Dear Readers, this book is such a pleasure for the eye and for the brain that if I could I would buy you all a copy! Jonathan Drori was a Trustee on the board of the Royal Botanic Gardens, Kew, and was Executive Producer of more than fifty science documentaries. He’s currently a Trustee at the Eden Project. His wide-ranging interests have seen him be a fellow of the Linnean Society, the Zoological Society of London and the Royal Geographical Society. From all of this you might expect that this book would be heavy on information, but Drori knows how to keep the reader entertained at the same time as they are educated.
A good part of the pleasure of this book is the illustrations by Lucille Clerc, who has worked with fashion houses, museums and Historic Royal Palaces. The drawings are not straightforward botanical impressions, but also show the plant in its context, sometimes alongside the people and animals who have made use of it. There is much fun to be had from reading part of the text, and then studying the illustration to see if you can spot the bug.
Take this illustration of the indigo plant from Bangladesh. I had no idea that it was a member of the pea family, but this is clear from the pictures of the flower. Drori explains how the leaves are fermented, then dried and cut into briquettes, as you can see. The briquettes are then powdered and added to water, along with an alkali that turns the water colourless. As he says,
‘It is only once the cloth is withdrawn from the vat and the air reaches it that – ta-da! – stunning, intense colour reappears’.
Who knew? Not me for sure.
And how about the rhododendron, and why is it included in an entry for Scotland? Well, largely because Rhododendron pontica was planted in the estates of landowners on the West Coast, both as a decorative plant and as cover for game birds. Tolerant of shade and acidic soils, it spread inexorably. Over to Drori:
‘A vast area of western Scotland is now colonized, with a profound effect on native biodiversity: where rhododendrons are present, almost every other species of plant is at risk. In their native range and without the helping hand of humans, rhododendrons play nicely in the ecosystem, but in Britain and Ireland they out-compete local species for light and nutrients. There’s worse. Rhododendrons also harbour Phytophthora ramorum( phytophora is Greek for ‘plant-destroyer), a microscopic fungus-like water mould that attacks trees, especially larches, beeches and sweet chestnuts’.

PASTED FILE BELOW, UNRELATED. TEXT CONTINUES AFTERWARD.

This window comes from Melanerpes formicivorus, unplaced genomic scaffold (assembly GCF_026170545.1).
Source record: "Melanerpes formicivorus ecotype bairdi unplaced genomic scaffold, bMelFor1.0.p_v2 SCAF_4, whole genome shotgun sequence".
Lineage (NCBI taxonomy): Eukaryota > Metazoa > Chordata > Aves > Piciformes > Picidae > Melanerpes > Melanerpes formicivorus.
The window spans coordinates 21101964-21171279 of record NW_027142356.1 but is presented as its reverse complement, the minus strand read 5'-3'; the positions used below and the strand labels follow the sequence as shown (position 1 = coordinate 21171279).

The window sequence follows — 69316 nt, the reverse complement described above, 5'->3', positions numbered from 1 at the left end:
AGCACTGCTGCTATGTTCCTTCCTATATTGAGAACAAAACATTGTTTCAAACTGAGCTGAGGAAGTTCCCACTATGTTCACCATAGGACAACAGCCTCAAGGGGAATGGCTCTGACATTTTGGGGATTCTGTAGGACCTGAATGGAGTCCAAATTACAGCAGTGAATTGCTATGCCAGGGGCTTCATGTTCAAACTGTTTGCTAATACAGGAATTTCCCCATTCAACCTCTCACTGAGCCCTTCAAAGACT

You might also recall that the honey of the rhododendron is sometimes called ‘Mad Honey’, and was reputedly left by the Persian king Mithridates for the Roman army who was pursuing him to find – the honey can lower the blood pressure dangerously and slow the heart. Drori again:
‘Mad Honey’ is still collected in the Black Sea area and used occasionally as a pick-me-up or recreational drug to induce a tingling wooziness. It also has a reputation for enhancing sexual performance, which doubtless explains why most of the inadvertent poisonings are among men of a certain age‘.
And for a final taster, how about this strange tree, known as the Cook Pine? In California they all tilt to the south quite dramatically (Drori explains that they average twice the tilt of the Tower of Pisa, which is quite some lean. In Hawaii they stand up relatively straight, but in Australia they lean precariously towards the north. Wherever they are in the world, Cook Pines lean towards the equator, and they are the only tree species in the world that’s been observed to do this. Most plants, as we know, grow towards the light, but this tree doesn’t, and no one knows why.
If I have whetted your appetite, you might also like Drori and Clerc’s earlier book, ‘Around the World in 80 Trees’. It’s just as delightful, though the colours are generally a little more subdued.
If you wanted to find out about everything from the Kapok tree to the Chinese Lacquer tree, this is the book for you.
So, as you can see I am very taken with these two books. If you are lucky enough to have a local library that’s still lending, it might be a way to have a look without shelling out nearly £18 for each one. Or maybe you have a birthday coming up?
If you fancy buying them (or sending the link to a beloved 🙂 ) I recommend the NHBS website for all things natural history related…